Where Did English Go? Tips4EyeDocs Daily for 01/13/2012 No. 25

By the middle of this century, the United States will for the first time have a language that is not English as the primary spoken language at home. You might say, “that’s so far away, who cares?” For many who will retire in the next 10 years, that will probably be an irrelevant issue. But for the vast majority of graduates who are entering the workforce, the demographic terrain will shift like no other time in history. It will occur gradually. In fact, so gradually, it will not be visible or palpable to the vast majority of doctors.

From a purely business perspective, the stakes are high.  As the English-only population shrinks, doctors who do not accommodate non-English speakers will find an ever diminishing slice-of-the-pie to fight over with other doctors.  But others who do adjust will see whole new areas or opportunities for practice growth.

No one will say that it will be easy for any optometry practice to shift gears. But neither should it be extraordinarily difficult. To guide those who do venture into this part of the marketplace, a timeless adage, “like likes like” should serve as a guide. This translates into making your office culturally and language appropriate (“CLAS”). With nearly 60 years of federal and state legislative, regulatory and judicial action, meeting CLAS standards will not be overly laborious.

Here are a few tips to help your practice meet CLAS standards. First, acquire foreign language skills both in your office staff and providers (doctors). Language training is available for any number of languages at private and public schools in practically every community in the U.S.  Second, have written materials in languages other than English. Third, listen to your patients for the possibility or potential for folk medicine and accommodate it. For many, many cultures, folk medicine is an integral part of their well-being and dismissing it will risk losing the patient’s trust. Lastly, meet community groups who represent these cultural groups and tell them of your interest and how your office has begun equipping itself to be CLAS compliant. In most cases, non-English speakers always appreciate someone who is trying to learn their language or take the time to understand their culture.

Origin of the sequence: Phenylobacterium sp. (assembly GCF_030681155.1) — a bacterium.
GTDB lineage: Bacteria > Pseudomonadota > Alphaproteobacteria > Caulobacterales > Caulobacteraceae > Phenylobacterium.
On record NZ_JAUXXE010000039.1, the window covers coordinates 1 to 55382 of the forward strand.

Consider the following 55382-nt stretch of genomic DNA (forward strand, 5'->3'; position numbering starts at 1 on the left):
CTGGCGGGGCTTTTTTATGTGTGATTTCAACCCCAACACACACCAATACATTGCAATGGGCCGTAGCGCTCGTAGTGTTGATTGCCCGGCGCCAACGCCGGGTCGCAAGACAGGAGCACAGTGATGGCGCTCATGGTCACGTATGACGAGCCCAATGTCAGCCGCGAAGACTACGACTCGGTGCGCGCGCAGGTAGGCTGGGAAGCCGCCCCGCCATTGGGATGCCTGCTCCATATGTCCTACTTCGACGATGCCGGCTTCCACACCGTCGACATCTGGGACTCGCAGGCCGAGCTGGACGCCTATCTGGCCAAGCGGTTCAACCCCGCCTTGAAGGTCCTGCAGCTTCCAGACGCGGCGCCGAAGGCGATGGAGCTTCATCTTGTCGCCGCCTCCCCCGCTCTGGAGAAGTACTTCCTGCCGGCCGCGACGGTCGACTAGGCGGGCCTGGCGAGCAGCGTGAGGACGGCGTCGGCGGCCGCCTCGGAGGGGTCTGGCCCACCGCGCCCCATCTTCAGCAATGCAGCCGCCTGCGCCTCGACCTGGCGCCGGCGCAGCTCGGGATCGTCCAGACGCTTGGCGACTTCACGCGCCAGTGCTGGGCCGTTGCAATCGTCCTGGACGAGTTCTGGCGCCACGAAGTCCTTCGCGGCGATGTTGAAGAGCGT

Knowing and meeting CLAS standards isn’t strictly a business issue. It can also be legal. Since the passage of the US Civil Rights Act 1964, language can no longer be used as a legitimate defense to medical misadventures or mistake. There is precedence now shifts the burden of proof from the patient to the doctor in cases of medical liability cases where language has served as a key component to a wayward clinical decision just because of language difficulties.

As health care providers, optometrists have a stake in staying prosperous. There is opportunity in transforming your practice toward CLAS compliance.

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About Richard Hom OD, MPA

Dr. Hom holds Doctor of Optometry and Masters in Public Administration degrees and practices family eye care and consults on public policy, health information technology and program evaluation.
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One Response to Where Did English Go? Tips4EyeDocs Daily for 01/13/2012 No. 25

  1. One of the unique attributes of Dyops™ as a means for determining acuity and for use in refractions is not just that they more precise than Snellen/Landolt static images and faster to use because of the reduction of time in the patient discrimination process. The “cultural” factor of Dyops™ is that the discernment of a “letter” or a “pseudo-Landolt-letter” is replaced by the physiological response of the retinal neural matrix which functions as a biological circuit board. Instead of letter discernment, the Dyop™ gap/segment discernment is whether the image is rotating clockwise or counter-clockwise. And in actuality, what is important for determining acuity and refraction is not the direction of rotation, but the discernment of rotation.
    It not only allows acuity to go beyond language and cultural barriers, but eventually can be used to determine the acuity in mice and chickens. However, having recently seeing the movie “Rise of the Planet of the Apes” I have strong personal reservations against using the tests at http://www.dyop.org to measure the acuity in non-humanoid primates.

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